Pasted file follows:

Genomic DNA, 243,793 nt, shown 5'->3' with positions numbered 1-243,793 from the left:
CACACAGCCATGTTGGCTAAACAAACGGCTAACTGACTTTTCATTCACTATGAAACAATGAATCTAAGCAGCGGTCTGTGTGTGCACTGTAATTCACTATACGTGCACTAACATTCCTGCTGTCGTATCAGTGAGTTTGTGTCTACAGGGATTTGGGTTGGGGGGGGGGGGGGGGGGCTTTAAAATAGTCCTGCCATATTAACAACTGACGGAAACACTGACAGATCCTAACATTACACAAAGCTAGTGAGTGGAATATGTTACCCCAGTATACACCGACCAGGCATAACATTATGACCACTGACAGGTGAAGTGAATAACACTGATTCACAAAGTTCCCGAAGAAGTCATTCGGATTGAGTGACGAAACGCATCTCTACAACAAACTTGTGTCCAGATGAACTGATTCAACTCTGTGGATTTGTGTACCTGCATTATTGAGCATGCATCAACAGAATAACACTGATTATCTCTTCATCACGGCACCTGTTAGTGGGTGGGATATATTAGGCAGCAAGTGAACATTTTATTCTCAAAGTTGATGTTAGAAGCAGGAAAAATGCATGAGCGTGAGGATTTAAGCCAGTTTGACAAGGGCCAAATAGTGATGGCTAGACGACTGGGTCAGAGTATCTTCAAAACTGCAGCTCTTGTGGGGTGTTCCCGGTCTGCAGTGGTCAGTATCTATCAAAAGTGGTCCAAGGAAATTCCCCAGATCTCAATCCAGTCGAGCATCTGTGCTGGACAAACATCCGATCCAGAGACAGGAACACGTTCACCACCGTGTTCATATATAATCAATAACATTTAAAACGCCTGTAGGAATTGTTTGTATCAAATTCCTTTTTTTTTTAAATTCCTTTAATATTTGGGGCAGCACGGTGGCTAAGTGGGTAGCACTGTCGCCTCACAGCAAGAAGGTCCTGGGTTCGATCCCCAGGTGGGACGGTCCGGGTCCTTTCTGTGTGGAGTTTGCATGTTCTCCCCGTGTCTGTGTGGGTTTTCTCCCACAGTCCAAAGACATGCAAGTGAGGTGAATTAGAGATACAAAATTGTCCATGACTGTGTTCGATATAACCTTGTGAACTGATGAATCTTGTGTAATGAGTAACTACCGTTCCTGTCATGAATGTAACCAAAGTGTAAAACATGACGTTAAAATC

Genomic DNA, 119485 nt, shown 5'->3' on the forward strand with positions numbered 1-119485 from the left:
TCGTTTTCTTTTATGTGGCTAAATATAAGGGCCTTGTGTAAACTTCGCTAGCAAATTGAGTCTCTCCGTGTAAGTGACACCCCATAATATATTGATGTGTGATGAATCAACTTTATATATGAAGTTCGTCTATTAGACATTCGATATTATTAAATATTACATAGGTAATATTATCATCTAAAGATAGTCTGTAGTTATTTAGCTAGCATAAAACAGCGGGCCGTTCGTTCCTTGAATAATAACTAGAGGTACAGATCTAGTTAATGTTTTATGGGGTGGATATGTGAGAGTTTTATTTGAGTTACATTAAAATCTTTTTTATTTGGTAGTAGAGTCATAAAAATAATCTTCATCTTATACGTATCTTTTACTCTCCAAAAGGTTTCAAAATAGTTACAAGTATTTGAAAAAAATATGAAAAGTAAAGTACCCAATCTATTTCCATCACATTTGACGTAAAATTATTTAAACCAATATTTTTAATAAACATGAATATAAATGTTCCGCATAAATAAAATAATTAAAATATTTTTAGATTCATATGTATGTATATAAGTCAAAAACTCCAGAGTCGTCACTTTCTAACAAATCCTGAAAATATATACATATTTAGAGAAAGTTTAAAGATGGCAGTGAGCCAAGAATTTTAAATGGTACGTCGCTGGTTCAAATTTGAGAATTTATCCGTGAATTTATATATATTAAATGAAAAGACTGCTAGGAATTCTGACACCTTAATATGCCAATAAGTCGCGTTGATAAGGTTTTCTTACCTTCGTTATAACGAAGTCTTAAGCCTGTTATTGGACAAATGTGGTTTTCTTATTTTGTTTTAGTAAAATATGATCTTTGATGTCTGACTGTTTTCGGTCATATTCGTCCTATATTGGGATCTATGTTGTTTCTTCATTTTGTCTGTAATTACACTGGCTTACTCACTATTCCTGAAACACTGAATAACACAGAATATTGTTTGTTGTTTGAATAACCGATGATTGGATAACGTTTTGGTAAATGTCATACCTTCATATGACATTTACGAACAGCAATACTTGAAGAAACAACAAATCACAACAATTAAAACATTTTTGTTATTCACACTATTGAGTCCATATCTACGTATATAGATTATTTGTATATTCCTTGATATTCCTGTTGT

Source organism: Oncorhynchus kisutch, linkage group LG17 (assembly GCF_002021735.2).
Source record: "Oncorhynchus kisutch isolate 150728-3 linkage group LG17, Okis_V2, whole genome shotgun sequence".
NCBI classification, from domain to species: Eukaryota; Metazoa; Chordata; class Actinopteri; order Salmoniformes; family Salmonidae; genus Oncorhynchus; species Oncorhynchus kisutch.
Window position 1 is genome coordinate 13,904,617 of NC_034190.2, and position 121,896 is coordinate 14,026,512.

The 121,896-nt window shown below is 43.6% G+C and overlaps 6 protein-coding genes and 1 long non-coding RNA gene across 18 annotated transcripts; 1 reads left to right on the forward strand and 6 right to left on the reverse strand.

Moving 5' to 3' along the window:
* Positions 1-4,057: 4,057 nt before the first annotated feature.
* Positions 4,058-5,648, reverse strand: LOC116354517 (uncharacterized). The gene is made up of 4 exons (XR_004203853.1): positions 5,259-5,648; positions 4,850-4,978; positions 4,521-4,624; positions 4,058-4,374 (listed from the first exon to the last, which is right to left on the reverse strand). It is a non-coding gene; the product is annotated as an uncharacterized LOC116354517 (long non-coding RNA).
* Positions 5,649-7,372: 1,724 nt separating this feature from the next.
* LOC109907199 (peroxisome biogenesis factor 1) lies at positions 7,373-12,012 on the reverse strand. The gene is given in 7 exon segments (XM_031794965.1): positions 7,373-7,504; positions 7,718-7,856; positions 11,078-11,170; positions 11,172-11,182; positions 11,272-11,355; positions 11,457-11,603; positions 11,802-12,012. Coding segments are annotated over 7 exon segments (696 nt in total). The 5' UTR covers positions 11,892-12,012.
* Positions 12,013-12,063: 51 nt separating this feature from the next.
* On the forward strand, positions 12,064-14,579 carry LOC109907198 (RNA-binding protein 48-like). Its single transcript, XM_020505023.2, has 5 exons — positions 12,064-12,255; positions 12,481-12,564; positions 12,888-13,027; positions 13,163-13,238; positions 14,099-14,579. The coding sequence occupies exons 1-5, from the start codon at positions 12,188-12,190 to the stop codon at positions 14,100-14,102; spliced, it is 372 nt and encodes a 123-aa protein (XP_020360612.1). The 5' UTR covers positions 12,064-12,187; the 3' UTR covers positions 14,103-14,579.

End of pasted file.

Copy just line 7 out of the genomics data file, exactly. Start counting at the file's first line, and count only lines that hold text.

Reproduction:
NCBI classification, from domain to species: Eukaryota; Metazoa; Chordata; class Actinopteri; order Salmoniformes; family Salmonidae; genus Oncorhynchus; species Oncorhynchus kisutch.